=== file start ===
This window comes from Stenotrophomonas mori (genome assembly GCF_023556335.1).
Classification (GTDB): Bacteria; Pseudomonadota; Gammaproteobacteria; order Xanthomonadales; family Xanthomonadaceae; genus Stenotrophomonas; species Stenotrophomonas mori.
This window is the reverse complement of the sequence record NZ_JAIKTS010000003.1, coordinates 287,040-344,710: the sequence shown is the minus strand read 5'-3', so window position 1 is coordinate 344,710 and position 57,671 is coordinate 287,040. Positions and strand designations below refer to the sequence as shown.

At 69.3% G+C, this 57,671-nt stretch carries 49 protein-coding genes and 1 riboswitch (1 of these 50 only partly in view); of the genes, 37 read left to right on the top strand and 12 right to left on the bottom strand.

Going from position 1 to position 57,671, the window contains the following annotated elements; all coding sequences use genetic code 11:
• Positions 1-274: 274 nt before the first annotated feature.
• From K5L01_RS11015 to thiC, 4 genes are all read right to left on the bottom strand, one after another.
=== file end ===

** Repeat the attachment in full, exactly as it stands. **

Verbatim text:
This window comes from Stenotrophomonas mori (genome assembly GCF_023556335.1).
Classification (GTDB): Bacteria; Pseudomonadota; Gammaproteobacteria; order Xanthomonadales; family Xanthomonadaceae; genus Stenotrophomonas; species Stenotrophomonas mori.
This window is the reverse complement of the sequence record NZ_JAIKTS010000003.1, coordinates 287,040-344,710: the sequence shown is the minus strand read 5'-3', so window position 1 is coordinate 344,710 and position 57,671 is coordinate 287,040. Positions and strand designations below refer to the sequence as shown.

At 69.3% G+C, this 57,671-nt stretch carries 49 protein-coding genes and 1 riboswitch (1 of these 50 only partly in view); of the genes, 37 read left to right on the top strand and 12 right to left on the bottom strand.

Going from position 1 to position 57,671, the window contains the following annotated elements; all coding sequences use genetic code 11:
• Positions 1-274: 274 nt before the first annotated feature.
• From K5L01_RS11015 to thiC, 4 genes are all read right to left on the bottom strand, one after another.